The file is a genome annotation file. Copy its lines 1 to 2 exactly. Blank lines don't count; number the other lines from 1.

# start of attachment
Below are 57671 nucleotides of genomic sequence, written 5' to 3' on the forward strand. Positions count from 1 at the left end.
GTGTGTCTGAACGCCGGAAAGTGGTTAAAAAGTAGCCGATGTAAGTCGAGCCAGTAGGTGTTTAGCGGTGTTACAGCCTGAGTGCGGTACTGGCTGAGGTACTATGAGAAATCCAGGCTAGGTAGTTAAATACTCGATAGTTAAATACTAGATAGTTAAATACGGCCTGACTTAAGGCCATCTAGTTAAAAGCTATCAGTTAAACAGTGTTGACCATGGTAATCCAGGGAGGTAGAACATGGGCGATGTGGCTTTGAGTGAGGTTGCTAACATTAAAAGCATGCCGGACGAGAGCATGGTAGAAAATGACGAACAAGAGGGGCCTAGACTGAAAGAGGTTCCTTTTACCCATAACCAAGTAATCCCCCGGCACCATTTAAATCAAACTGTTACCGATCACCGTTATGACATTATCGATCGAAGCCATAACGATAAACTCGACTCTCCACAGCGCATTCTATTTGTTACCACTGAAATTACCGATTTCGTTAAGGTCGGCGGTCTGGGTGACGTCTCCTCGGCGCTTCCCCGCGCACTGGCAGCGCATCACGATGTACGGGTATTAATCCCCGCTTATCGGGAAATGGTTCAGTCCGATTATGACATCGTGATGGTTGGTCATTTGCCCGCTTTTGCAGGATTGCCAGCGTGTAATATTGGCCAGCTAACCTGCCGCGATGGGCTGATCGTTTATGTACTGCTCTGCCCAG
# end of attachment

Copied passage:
Below are 57671 nucleotides of genomic sequence, written 5' to 3' on the forward strand. Positions count from 1 at the left end.
GTGTGTCTGAACGCCGGAAAGTGGTTAAAAAGTAGCCGATGTAAGTCGAGCCAGTAGGTGTTTAGCGGTGTTACAGCCTGAGTGCGGTACTGGCTGAGGTACTATGAGAAATCCAGGCTAGGTAGTTAAATACTCGATAGTTAAATACTAGATAGTTAAATACGGCCTGACTTAAGGCCATCTAGTTAAAAGCTATCAGTTAAACAGTGTTGACCATGGTAATCCAGGGAGGTAGAACATGGGCGATGTGGCTTTGAGTGAGGTTGCTAACATTAAAAGCATGCCGGACGAGAGCATGGTAGAAAATGACGAACAAGAGGGGCCTAGACTGAAAGAGGTTCCTTTTACCCATAACCAAGTAATCCCCCGGCACCATTTAAATCAAACTGTTACCGATCACCGTTATGACATTATCGATCGAAGCCATAACGATAAACTCGACTCTCCACAGCGCATTCTATTTGTTACCACTGAAATTACCGATTTCGTTAAGGTCGGCGGTCTGGGTGACGTCTCCTCGGCGCTTCCCCGCGCACTGGCAGCGCATCACGATGTACGGGTATTAATCCCCGCTTATCGGGAAATGGTTCAGTCCGATTATGACATCGTGATGGTTGGTCATTTGCCCGCTTTTGCAGGATTGCCAGCGTGTAATATTGGCCAGCTAACCTGCCGCGATGGGCTGATCGTTTATGTACTGCTCTGCCCAG